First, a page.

[Qgis-developer] QGIS Server unit testing for labeling (was: September 1 branch for release)
larrys at dakotacarto.com
Mon Sep 2 16:48:20 PDT 2013
On Mon, Sep 2, 2013 at 8:33 AM, Andreas Neumann <a.neumann at carto.net> wrote:
> Hi Larry,
> > I would love to know how that is possible. I've not seen a setup that
> > doesn't exhibit the issue yet. Maybe it slight enough that you just don't
> > 'see' it on manual visual inspection. Can you possibly run the current
> > limited labeling server test from the build dir on that machine (or one
> > with access to that web server)?
> > It is run individually with: ctest -R PyQgsPalLabelingServer -V
> I was trying to run the tests but am missing the test-projects - where
> can I get them or where are they located?
Thank you for trying to setup the labeling server test.
When the tests for the server are run, the projects are generated
on-the-fly and written to somewhere the server can read (see below). Also
copied into that directory are the layer source data (small spatialite db)
and predefined styles .
> I changes $HOME/.qgis2/qgis_local_server.cfg but don't know where I
> should point the "projdir" variable to.
Right now it is a bit cumbersome because it relies upon configuring access
to an existing, compatible QGIS Server setup.
This is from the error message for an unconfigured setup :
projdir = path WRITEABLE by this user and READABLE by www server
Once that's set up, you can test compatibility by manually populating the
projdir with contents of  and editing under __main__ and running the
following script directly (see recent commit ):
A successful test of connection to configured test server should produce
the following PNG . This particular manual connection test is not (will
not be) part of the QGIS ctest suite.
With this setup, you should ideally be testing against the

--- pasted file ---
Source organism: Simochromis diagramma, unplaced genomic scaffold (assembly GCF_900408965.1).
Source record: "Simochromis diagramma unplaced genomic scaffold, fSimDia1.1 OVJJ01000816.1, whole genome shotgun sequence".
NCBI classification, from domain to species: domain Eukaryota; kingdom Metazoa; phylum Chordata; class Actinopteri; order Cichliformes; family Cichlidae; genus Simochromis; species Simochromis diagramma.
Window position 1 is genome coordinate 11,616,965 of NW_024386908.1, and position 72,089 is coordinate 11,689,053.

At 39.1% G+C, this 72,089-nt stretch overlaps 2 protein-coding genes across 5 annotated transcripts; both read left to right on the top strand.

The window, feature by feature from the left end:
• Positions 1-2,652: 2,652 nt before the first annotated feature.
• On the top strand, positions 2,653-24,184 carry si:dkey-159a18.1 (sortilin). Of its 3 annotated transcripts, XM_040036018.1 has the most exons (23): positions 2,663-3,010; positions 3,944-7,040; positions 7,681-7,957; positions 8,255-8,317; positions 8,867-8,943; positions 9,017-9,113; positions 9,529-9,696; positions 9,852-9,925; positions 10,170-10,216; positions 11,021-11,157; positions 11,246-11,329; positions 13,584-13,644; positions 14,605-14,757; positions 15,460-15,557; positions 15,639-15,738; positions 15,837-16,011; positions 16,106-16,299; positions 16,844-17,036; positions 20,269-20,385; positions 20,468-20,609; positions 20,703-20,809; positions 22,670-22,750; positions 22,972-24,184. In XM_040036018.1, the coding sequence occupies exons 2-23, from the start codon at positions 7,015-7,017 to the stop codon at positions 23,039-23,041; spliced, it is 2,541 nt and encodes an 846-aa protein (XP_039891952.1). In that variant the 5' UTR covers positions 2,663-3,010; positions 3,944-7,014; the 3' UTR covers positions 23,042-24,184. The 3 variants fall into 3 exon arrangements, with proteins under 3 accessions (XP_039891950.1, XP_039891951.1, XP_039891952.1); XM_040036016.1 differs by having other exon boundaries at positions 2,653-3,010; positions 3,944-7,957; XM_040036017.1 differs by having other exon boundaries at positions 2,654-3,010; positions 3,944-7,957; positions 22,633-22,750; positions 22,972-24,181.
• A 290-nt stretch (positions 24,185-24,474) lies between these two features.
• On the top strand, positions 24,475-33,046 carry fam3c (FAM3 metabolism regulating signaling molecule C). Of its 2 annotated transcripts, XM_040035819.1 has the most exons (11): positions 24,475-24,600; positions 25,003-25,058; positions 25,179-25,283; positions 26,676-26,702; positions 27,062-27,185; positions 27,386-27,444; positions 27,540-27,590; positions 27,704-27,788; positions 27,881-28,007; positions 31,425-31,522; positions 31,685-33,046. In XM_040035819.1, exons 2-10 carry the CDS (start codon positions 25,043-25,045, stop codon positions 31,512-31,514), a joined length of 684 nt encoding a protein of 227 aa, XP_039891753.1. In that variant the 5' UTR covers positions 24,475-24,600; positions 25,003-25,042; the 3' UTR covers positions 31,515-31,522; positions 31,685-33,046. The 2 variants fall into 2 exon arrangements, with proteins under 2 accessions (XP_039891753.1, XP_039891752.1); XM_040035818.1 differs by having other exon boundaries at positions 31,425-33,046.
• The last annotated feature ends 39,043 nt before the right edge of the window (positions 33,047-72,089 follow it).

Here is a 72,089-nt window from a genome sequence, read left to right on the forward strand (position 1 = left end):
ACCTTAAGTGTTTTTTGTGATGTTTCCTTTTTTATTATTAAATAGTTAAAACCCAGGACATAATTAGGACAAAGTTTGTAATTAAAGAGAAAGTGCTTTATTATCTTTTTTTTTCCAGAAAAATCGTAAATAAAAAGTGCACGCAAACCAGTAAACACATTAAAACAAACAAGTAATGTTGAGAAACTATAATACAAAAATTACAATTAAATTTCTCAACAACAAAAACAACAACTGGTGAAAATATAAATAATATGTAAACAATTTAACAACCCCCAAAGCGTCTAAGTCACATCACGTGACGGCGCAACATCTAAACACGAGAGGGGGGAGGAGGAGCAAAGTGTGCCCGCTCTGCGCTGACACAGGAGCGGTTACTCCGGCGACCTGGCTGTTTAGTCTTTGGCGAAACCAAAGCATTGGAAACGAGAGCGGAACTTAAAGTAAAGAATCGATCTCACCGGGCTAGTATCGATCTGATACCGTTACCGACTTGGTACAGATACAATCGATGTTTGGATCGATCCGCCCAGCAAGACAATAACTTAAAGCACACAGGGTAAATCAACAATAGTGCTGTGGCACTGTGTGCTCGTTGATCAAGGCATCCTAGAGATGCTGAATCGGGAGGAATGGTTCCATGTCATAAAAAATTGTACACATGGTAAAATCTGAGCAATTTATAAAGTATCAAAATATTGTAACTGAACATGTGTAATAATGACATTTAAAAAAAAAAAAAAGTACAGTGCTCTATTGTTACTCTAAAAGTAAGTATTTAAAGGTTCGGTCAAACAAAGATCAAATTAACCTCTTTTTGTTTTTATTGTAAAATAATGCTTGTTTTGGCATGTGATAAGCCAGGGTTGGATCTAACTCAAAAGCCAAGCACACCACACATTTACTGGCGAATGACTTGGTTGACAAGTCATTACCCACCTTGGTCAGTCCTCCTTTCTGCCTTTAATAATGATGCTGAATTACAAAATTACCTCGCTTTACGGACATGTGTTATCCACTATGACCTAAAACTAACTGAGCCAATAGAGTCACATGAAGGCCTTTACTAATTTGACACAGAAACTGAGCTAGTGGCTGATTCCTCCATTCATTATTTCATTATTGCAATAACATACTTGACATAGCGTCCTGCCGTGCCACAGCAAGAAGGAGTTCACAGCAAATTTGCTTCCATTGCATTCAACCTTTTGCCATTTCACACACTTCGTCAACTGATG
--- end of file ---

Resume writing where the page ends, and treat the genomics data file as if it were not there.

qgis_mapserv.fcgi binary produced as part of building the desktop, though
you can of course test against any existing fcgi process over a bound
TCP/IP address. While there are good reasons to test against a production
server, there are reasons definitely not to:
* Recent changes to the qgis_mapserv.fgi code will not be reflected.
* The test suite may move to spawning/restarting the fcgi binary often (to
keep server's cache from affecting test output).
* Some settings (labeling engine debug settings, e.g. candidate rectangles)
may persist on a long running fcgi process. Since restarting many servers
involves root access and affects up-time, such automated tests should be
relegated to a sandboxed, configured test server setup.
So, you can probably see why an automated, embedded and isolated spawn-fcgi
utility, running under the user id of the test runner, greatly facilitates
automated tests. (Should be committed in coming weeks.) I'll also look at
posting my successful configurations for setting up QGIS Server under
Nginx, which makes a nice sandbox setup (even alongside Apache), for
testing qgisweb-client and wsgi as well.
Lastly, your server tests against the control images I made on my Mac will
no doubt fail. Currently, multi-platform control images, to account for
font handing differences, are not supported. You will probably want to set
the env var PAL_CONTROL_IMAGE=1 and run:
ctest -R PyQgsPalLabelingCanvas -V && unset PAL_CONTROL_IMAGE
This will overwrite the canvas test output control images, so that you have
a realistic comparison against the TestServerVsCanvas* classes' output,
similar to loading your test server as a WMS layer in the desktop app. Just
please do not commit your control images yet (unless as anomalies).
Alternatively, you can set the env var PAL_REPORT=1 and run `ctest -R
PyQgsPalLabelingCanvas -V`. This should open any failed tests in your
browser where you can choose to save your rendered images to the
appropriate canvas control images directories, naming them as anomalies.
If you have even read this far :^) and are going through this setup,
thank you very much. While it will be good to use an automated spawn-fcgi
setup, there are definite benefits for testing against real-world web
server setups, especially those managed by experienced users.
IMHO, until a test framework and a suite of many tests are finished,
complex changes to labeling code should be ill-advised, and probably be
While it would be good to get funding from the community to complete this
type of work, I understand how unglamorous this is compared with new
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